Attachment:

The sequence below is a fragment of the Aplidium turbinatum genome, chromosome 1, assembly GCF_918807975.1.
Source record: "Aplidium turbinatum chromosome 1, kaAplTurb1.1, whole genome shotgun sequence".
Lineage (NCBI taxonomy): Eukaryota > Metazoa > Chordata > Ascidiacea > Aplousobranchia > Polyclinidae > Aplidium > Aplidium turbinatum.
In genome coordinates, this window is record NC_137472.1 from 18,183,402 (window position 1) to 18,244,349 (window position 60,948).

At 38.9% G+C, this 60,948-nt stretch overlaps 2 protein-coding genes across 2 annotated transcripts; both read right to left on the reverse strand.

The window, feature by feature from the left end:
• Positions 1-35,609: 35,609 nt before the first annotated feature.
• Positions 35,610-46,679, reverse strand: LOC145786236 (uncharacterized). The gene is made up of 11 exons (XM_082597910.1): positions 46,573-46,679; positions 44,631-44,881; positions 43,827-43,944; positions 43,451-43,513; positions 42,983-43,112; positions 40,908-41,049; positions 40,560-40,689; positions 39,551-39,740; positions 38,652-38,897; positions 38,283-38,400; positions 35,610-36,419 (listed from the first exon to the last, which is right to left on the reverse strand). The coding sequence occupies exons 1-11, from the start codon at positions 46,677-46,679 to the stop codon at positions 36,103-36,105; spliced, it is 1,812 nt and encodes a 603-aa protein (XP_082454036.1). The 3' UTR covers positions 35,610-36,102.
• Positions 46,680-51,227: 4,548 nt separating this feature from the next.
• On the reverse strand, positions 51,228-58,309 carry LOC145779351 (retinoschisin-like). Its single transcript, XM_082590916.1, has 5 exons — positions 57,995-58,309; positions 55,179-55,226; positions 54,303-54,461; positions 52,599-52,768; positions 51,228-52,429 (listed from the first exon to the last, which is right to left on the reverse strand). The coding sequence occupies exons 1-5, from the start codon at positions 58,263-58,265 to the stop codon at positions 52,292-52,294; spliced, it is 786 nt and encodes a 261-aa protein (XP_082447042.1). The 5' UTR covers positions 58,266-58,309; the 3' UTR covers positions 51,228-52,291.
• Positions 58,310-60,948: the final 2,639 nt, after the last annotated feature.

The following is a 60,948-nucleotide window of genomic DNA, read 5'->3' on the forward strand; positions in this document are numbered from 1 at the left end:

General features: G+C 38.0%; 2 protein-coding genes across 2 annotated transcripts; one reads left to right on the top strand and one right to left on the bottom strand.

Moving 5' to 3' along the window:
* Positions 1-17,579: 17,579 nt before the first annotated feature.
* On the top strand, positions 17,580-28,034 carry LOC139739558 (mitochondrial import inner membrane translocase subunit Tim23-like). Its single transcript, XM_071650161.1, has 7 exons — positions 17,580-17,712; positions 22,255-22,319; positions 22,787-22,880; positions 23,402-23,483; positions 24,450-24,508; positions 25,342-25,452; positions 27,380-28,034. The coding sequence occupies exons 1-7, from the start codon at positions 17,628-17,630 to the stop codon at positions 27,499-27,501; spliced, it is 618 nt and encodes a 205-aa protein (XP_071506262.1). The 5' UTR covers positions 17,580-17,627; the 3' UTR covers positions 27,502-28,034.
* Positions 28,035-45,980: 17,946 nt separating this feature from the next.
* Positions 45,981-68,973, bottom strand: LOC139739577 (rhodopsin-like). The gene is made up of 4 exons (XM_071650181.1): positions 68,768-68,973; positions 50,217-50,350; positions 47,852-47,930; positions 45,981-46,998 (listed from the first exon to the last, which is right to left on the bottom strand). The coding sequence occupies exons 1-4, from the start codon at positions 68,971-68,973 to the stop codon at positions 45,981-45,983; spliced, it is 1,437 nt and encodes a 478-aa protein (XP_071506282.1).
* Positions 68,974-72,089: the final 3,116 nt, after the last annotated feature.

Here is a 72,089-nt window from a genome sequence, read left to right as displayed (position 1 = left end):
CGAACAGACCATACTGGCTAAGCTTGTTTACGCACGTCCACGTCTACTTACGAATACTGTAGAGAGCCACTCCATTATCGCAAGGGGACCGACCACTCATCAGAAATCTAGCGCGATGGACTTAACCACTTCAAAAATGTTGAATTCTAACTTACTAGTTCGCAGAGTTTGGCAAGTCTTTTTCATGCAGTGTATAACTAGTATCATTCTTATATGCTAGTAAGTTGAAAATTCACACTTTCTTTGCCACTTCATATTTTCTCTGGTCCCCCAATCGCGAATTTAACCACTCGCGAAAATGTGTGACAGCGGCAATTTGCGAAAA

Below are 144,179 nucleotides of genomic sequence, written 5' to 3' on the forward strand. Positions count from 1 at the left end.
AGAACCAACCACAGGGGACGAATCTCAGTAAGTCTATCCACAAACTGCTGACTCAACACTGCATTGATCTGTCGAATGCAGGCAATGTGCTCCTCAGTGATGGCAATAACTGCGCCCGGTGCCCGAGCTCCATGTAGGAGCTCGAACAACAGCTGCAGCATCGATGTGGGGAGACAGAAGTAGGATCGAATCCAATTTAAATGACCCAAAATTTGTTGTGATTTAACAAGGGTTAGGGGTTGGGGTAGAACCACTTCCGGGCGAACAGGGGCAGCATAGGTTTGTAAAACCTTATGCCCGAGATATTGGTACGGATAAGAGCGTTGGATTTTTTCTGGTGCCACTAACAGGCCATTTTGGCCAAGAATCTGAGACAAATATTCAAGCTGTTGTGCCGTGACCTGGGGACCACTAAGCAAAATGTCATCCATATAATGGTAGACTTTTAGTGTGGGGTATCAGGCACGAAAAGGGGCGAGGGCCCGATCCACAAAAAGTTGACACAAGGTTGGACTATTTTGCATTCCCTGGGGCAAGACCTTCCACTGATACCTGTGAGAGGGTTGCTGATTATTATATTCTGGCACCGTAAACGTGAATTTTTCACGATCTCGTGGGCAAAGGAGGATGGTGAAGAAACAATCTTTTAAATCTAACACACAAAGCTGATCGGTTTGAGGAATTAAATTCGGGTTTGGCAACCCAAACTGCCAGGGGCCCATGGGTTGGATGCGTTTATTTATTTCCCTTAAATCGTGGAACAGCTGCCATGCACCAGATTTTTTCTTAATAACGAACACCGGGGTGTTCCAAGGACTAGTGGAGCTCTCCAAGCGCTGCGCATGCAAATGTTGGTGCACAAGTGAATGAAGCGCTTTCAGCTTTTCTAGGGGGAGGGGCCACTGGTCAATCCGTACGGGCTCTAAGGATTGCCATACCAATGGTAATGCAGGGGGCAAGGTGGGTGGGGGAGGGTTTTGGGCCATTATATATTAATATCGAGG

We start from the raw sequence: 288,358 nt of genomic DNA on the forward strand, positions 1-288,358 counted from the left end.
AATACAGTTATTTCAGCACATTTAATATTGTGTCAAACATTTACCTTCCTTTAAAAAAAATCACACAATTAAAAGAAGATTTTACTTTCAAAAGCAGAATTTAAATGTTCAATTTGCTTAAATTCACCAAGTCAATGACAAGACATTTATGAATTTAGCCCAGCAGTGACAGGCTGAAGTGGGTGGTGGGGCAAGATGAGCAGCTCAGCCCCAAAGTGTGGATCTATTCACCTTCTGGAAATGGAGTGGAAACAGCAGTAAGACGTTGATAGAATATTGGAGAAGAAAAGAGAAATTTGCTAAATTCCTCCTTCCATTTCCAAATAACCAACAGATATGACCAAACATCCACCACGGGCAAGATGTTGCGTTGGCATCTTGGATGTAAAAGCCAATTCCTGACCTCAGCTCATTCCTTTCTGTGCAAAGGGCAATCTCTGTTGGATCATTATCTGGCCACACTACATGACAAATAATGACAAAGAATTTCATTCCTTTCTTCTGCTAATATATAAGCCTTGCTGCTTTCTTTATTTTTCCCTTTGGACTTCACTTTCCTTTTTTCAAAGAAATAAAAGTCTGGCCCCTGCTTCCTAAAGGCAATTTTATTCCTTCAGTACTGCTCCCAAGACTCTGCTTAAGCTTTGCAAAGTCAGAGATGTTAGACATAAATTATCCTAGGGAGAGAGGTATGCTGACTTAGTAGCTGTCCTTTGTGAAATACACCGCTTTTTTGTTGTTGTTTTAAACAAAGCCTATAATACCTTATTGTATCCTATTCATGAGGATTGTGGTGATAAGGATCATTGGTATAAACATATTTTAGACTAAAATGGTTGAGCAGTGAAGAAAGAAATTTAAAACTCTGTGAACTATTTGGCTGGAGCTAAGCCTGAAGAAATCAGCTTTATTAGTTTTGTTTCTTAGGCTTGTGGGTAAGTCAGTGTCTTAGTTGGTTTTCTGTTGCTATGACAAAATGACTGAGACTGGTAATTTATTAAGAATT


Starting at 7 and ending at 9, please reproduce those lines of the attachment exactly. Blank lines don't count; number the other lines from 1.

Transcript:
• Positions 1-35,609: 35,609 nt before the first annotated feature.
• Positions 35,610-46,679, reverse strand: LOC145786236 (uncharacterized). The gene is made up of 11 exons (XM_082597910.1): positions 46,573-46,679; positions 44,631-44,881; positions 43,827-43,944; positions 43,451-43,513; positions 42,983-43,112; positions 40,908-41,049; positions 40,560-40,689; positions 39,551-39,740; positions 38,652-38,897; positions 38,283-38,400; positions 35,610-36,419 (listed from the first exon to the last, which is right to left on the reverse strand). The coding sequence occupies exons 1-11, from the start codon at positions 46,677-46,679 to the stop codon at positions 36,103-36,105; spliced, it is 1,812 nt and encodes a 603-aa protein (XP_082454036.1). The 3' UTR covers positions 35,610-36,102.
• Positions 46,680-51,227: 4,548 nt separating this feature from the next.